It occurred to me that the processing of colored text is a constrained one. Most books are b/w. Some coffee table books have lots of photos. But red-letter Bibles have a restricted palette of two ink colors with which the book was printed. And even coffee-table books are often printed with 4-color (CMYK) process. Except for the odd coffee-table book of art and stuff, every imaged point starts out in one of a discrete number states (e.g. black or red on white), and then things like optics, lighting, and quantizing error causes the sensor to output a pixel of a different color.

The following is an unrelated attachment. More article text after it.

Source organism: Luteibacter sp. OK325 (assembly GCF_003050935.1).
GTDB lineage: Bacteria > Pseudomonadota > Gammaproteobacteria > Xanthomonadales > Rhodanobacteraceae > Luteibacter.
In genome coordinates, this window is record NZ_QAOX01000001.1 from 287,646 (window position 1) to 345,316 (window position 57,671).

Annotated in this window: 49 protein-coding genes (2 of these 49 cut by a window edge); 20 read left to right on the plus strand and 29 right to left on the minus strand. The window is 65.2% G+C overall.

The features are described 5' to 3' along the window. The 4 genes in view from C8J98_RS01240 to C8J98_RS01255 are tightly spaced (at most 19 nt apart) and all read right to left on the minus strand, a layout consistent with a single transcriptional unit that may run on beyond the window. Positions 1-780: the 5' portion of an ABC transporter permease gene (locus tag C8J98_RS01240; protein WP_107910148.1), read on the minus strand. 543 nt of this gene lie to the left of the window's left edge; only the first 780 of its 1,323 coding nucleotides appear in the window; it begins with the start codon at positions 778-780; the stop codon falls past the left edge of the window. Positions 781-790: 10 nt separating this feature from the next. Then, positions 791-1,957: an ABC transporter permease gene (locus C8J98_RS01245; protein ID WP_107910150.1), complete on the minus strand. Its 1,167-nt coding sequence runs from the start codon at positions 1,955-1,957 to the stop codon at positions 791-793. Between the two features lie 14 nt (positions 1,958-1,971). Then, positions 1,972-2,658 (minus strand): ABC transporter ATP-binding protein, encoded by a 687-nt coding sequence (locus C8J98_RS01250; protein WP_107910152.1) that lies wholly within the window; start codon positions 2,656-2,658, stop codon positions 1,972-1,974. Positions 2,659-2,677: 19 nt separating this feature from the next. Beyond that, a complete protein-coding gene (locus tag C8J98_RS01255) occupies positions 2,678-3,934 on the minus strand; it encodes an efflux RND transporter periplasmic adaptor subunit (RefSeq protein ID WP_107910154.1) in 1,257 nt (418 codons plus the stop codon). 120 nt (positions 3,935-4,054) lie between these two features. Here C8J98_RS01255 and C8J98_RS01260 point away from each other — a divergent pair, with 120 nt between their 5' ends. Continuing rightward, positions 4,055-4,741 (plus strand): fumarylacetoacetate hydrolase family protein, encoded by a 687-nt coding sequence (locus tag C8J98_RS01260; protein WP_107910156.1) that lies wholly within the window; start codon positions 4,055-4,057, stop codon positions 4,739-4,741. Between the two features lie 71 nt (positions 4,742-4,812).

This may seem like hunting a fly with an elephant gun, but this problem seems to fit a Hidden Markov Model (that the speech recognition guys use). Printing N-1 inks onto an Nth-colored page defines an N-state machine. The HMM would map each pixel to the most likely color (drawn from that palette) on the paper at that point. I have in mind an the algorithm that would accept as input an image, a palette and background color, then output the maximum-likelihood image generated by the model. Has anyone thought of using something like this in image processing? (Not OCR, binarization)
Obviously, I don't know what I'm talking about. Maybe one of you boffins may find this interesting.